National City Corp. reported a $622 million after-tax gain on the sale of its First Franklin subsidiary, but is still trying to unload $7.3 billion in loans made by the subprime lender before the sale.

The First Franklin “run-off” portfolio cost National City $172 million in the fourth quarter and $197 million for the year, as the bank realized losses on the sale of loans or wrote down the value of those it still held. At $1.1 billion, the allowance for loan losses as of Dec. 31 represented 1.18 percent of National City’s portfolio, a 15-basis-point increase from end of 2005.

The sale of First Franklin to Merrill Lynch & Co. was completed on Dec. 30, National City said, although proceeds from the sale are subject to adjustment under the sale contract.

National City reported fourth-quarter profits of $842 million, up 116 percent from $398 million in 2005. Profits for the year were $2.3 billion, up from $2 billion in 2005. The bank’s wholesale, consumer and small-business units posted their best year ever, with loan volumes, deposit volumes and fee income all on the rise.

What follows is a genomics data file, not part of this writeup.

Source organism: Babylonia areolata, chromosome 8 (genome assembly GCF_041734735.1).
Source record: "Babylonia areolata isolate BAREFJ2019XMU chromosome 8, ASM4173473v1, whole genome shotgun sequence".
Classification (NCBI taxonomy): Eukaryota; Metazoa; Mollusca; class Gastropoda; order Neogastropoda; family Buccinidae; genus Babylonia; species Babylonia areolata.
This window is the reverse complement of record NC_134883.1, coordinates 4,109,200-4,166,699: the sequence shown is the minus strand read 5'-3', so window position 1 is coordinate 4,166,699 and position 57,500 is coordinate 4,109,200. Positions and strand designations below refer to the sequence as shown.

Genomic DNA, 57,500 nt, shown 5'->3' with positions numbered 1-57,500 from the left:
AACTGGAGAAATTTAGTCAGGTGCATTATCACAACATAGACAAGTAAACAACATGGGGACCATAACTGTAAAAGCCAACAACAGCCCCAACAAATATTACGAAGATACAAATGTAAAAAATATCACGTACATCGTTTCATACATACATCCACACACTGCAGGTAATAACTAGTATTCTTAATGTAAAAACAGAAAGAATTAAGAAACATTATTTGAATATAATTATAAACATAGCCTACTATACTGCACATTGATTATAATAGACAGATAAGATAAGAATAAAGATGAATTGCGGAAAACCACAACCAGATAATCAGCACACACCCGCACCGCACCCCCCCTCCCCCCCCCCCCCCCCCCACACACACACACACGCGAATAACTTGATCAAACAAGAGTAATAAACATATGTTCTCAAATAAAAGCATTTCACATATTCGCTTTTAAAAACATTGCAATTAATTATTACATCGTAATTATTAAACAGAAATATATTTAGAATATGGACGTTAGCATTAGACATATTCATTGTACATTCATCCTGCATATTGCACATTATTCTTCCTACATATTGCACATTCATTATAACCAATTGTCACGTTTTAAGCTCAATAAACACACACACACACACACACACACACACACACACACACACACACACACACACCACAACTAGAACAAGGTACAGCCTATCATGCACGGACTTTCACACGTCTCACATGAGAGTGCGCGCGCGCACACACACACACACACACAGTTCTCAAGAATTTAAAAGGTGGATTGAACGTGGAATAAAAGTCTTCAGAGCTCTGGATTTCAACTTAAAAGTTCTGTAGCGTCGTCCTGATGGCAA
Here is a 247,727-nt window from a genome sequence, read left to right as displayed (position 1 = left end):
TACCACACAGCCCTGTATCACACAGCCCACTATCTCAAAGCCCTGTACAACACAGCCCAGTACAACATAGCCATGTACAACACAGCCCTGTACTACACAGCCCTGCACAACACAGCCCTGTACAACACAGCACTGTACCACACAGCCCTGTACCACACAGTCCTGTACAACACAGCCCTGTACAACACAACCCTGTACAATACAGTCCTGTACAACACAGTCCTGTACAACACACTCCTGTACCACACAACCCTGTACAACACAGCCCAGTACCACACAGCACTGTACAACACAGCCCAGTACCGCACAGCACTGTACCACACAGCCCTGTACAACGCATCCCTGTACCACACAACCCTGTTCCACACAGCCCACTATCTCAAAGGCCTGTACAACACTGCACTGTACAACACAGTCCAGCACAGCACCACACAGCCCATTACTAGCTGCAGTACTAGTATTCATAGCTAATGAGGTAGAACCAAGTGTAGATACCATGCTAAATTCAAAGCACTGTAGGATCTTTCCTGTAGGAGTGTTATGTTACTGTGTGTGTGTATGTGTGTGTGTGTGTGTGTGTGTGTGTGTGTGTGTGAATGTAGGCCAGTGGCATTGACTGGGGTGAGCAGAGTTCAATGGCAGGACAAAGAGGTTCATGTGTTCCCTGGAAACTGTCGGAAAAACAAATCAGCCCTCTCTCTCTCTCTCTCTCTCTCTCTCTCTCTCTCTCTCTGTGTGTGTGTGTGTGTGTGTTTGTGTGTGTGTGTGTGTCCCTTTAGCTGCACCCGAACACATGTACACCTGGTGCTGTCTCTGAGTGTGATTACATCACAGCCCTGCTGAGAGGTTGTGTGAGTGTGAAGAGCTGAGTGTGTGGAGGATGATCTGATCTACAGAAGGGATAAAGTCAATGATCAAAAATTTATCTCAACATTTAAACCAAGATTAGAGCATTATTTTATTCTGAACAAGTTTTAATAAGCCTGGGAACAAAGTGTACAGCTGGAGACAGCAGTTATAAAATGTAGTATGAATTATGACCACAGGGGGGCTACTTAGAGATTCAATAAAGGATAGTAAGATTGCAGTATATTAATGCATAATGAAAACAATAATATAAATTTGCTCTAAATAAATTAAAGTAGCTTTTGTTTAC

As it moves out of subprime lending, National City is increasing its presence in consumer banking through its acquisition of Fidelity Bankshares Inc., which operates 52 branches in southeast Florida. That purchase was completed Jan. 5, National City said.

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